Director: Vincent Kisteloot, Ben Stassen
Screenwriter: Domonic Paris
Cast: Yuri Lowenthal, David Howard Thornton
Runtime: 91 mins
Genre: Animation, Adventure, Comedy, Family
Review by Dave Griffiths
Move over Pixar and Dreamworks there is a new European player in the animation market. Belgium animation company Illuminata Pictures have been on the scene for nearly decade now but it is their new film Robinson Crusoe: The Wild Life that has brought them to international attention. The good news for animation fans is that the film not only looks slick but has the odd moment of good humor and is smart enough to keep the youngsters well and truly entertained.
Based loosely on the classic Robinson Crusoe story the film is set on a deserted island that is home and paradise to a myriad of animals including a parrot that is convinced there is more to the world than their island, Tuesday (David Howard Thornton – Terrifier), a chameleon named Carmello (Colin Metzger – newcomer) and lazy tapir called Rosie (Laila Berzens – Heroes Of Newerth). The animal’s world is turned upside though when a shipwrecked Robinson Crusoe (Yuri Lowenthal – Ben 10: Alien Force) and his dog Aynsley (Doug Stone – Lilo & Stitch) are washed up on the island. While the two parties are original involved in a stand-off they soon group together when they come under attack from two feral cats, May (Debi Tinsley – A Little Off Mark) and Mal (Jeff Doucette – Doctor Dolittle) who plan on eating the animals and putting Crusoe back out to sea.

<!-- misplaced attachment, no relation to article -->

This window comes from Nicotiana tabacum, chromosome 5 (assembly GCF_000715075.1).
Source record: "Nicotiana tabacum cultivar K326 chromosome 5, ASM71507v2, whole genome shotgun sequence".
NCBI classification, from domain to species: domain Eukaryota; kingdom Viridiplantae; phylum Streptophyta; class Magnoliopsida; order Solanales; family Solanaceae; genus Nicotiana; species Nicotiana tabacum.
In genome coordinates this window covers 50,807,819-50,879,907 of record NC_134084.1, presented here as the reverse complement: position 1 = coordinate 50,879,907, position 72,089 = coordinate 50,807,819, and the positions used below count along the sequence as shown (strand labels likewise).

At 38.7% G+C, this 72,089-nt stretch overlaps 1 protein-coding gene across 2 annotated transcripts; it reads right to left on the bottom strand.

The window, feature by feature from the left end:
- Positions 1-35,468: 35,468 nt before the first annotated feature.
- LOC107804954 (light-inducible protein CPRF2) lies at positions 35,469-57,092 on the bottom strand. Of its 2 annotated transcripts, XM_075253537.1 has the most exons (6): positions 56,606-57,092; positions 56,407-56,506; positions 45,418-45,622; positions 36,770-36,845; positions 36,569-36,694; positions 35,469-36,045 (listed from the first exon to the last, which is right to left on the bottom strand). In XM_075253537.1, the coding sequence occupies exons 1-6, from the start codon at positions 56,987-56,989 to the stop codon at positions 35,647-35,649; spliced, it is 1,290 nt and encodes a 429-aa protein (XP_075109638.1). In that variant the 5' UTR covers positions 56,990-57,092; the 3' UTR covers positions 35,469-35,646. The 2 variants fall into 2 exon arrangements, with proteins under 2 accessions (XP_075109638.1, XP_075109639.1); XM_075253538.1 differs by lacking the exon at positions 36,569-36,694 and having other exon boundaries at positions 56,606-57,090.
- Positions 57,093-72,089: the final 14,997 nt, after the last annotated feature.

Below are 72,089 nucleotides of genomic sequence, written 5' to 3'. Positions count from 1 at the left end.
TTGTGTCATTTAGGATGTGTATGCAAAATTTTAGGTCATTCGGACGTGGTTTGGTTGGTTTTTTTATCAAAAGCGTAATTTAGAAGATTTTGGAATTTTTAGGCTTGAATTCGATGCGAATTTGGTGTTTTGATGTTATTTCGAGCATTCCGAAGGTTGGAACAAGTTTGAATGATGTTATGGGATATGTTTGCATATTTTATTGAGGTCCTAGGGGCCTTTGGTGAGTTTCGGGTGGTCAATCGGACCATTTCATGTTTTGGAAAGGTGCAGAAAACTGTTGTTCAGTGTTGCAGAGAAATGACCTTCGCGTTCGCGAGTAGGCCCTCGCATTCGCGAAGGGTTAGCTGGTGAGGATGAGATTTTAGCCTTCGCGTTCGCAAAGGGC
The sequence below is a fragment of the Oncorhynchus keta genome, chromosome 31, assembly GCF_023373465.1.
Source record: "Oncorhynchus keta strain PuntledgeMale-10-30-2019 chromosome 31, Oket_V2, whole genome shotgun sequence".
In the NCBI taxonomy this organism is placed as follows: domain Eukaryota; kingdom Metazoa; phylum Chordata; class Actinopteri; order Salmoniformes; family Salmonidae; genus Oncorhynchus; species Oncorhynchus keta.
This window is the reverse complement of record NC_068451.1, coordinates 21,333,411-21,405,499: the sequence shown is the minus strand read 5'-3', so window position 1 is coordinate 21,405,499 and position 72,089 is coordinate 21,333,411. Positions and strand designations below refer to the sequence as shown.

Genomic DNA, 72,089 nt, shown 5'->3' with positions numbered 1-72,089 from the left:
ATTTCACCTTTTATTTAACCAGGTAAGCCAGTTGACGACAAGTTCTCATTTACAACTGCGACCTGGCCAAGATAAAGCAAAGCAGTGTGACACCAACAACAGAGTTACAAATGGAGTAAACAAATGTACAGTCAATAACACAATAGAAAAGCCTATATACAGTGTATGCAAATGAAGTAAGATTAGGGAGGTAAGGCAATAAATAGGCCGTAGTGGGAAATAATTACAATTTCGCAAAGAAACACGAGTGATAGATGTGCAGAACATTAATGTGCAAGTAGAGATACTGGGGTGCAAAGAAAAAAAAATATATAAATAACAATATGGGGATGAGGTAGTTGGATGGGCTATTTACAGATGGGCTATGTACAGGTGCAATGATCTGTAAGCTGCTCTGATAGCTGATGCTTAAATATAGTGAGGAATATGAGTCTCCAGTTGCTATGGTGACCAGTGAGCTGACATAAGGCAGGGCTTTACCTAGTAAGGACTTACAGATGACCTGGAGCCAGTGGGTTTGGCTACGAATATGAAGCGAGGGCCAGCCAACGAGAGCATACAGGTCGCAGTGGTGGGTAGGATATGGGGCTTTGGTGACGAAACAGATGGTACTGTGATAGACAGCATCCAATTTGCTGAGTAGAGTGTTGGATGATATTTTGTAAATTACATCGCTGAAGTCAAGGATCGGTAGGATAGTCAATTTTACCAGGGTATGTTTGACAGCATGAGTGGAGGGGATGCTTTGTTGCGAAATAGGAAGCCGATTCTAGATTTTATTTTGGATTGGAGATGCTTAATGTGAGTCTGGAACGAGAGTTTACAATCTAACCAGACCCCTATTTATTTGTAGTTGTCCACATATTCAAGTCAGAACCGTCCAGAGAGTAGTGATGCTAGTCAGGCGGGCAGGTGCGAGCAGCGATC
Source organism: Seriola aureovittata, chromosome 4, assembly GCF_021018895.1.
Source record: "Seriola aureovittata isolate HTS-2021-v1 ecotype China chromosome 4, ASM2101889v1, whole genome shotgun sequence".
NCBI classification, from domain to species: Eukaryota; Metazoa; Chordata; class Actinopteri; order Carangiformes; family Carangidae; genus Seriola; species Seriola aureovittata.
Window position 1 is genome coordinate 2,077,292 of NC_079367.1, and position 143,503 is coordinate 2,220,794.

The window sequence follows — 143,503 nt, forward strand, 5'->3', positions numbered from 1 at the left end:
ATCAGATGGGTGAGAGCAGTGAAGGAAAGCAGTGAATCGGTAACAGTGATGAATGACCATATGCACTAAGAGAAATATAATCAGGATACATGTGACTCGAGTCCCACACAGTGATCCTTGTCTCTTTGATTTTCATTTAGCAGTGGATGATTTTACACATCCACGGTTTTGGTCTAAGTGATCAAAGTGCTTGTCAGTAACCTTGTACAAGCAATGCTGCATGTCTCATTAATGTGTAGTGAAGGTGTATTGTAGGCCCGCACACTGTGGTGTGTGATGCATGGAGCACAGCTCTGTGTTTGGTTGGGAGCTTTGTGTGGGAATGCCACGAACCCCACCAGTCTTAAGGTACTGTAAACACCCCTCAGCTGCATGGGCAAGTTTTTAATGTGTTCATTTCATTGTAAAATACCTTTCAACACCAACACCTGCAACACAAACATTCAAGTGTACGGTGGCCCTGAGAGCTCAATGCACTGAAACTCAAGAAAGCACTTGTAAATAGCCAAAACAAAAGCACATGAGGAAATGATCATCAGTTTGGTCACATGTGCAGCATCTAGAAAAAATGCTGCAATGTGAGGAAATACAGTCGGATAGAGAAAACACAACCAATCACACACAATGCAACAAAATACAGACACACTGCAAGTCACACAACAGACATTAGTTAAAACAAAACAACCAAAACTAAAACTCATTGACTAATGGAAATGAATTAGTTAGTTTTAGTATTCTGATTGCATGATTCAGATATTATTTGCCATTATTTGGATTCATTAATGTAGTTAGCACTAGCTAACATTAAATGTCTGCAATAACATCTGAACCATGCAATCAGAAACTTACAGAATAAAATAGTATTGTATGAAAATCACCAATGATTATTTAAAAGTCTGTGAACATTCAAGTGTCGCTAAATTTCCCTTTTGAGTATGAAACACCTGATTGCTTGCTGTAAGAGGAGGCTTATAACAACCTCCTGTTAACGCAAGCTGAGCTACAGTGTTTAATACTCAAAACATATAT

While literacy experts will probably be repulsed by the idea of Robinson Crusoe in a story that involves him fighting cats Robinson Crusoe: The Wild Life turns out to be a fun film with more than a few laughs along the way. If you are thinking about taking young children to see this film though you should be aware that one of the animal characters meets a pretty grisly death that could generate the ‘death’ talk at the dinner table. Aside from that though the film does have some great morals on show with the film’s biggest storyline revolving around the ideal that you should get to know people that are different to you without judging them.
While many people consider any animation that doesn’t have the Pixar or Dreamworks logo on it to be inferior that certainly isn’t the case with Robinson Crusoe: The Wild Life. The films animation is bright and probably on par with films like Rio while story wise the humor etc feels a lot like you are watching a film the Ice Age or Madagascar franchises. The film sets up May and Mal as pretty vicious bad guys and once one animal is bumped off you start to wonder whether or not any other animals are going to go south as well which certainly raises the suspense stakes throughout the film. In fact the films only main weakness is the fact that at times the chase sequences do go a little too long.
If you’ve got young children you may want to take them along to see Robinson Crusoe: The Wild Life. The film is guaranteed to get some laughs out of your kids and will be lapped up by any children that love animals.